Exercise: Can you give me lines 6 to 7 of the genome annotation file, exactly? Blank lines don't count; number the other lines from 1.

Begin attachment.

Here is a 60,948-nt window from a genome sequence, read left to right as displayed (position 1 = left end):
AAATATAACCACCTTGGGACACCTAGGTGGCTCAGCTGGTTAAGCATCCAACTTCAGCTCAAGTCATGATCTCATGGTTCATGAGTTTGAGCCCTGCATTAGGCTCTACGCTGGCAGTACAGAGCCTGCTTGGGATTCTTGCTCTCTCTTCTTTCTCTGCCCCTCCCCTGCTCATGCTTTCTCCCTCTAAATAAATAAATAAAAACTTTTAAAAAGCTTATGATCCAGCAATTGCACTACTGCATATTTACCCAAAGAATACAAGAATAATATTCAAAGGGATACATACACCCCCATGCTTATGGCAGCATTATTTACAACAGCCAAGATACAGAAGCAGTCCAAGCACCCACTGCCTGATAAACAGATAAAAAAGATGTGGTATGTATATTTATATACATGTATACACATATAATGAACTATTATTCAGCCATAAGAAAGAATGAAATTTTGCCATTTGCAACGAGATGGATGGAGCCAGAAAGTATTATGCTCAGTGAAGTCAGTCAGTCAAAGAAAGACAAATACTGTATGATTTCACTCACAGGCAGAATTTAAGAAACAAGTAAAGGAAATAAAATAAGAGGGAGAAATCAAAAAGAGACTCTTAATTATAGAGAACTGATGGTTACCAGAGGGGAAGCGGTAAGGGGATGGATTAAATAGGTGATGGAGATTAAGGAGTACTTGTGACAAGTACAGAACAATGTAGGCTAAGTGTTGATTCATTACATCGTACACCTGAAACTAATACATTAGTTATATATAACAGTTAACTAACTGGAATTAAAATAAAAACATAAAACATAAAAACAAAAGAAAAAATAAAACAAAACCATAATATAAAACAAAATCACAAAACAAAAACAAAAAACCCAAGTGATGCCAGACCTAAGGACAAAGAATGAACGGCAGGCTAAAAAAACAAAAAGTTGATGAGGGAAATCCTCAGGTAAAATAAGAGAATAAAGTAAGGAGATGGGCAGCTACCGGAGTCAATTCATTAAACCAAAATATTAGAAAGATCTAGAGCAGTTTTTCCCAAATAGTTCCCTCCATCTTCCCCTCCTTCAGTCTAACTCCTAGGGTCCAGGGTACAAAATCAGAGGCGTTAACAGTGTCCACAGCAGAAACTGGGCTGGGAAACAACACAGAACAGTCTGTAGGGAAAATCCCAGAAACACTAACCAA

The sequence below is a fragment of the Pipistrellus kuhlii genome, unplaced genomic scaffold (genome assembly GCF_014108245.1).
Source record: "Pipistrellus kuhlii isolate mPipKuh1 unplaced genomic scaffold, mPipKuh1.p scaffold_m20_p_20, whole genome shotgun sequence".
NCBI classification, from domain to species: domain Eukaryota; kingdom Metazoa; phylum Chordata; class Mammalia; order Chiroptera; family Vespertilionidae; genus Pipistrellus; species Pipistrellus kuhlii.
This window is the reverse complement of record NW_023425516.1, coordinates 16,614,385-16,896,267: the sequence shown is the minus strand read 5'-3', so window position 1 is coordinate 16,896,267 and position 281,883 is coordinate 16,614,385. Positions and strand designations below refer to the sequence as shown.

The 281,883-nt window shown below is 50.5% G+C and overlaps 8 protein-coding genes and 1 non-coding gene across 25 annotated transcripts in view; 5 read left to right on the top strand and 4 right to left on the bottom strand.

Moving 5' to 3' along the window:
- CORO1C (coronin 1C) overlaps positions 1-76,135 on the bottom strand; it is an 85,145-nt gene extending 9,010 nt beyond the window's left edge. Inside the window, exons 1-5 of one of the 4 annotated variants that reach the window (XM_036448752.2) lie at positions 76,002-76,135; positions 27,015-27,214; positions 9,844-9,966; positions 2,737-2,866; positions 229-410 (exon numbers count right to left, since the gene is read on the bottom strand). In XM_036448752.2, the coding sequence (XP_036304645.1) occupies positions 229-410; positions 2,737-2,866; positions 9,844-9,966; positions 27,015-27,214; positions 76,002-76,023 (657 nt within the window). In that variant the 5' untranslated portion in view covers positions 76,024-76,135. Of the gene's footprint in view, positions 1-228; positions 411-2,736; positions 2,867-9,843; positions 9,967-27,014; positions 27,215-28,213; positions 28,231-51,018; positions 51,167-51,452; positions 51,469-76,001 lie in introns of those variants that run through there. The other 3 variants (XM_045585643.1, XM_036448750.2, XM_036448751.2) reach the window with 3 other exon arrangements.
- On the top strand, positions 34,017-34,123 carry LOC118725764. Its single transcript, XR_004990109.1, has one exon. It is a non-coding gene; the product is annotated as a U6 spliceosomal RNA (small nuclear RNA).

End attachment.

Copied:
This window is the reverse complement of record NW_023425516.1, coordinates 16,614,385-16,896,267: the sequence shown is the minus strand read 5'-3', so window position 1 is coordinate 16,896,267 and position 281,883 is coordinate 16,614,385. Positions and strand designations below refer to the sequence as shown.

The 281,883-nt window shown below is 50.5% G+C and overlaps 8 protein-coding genes and 1 non-coding gene across 25 annotated transcripts in view; 5 read left to right on the top strand and 4 right to left on the bottom strand.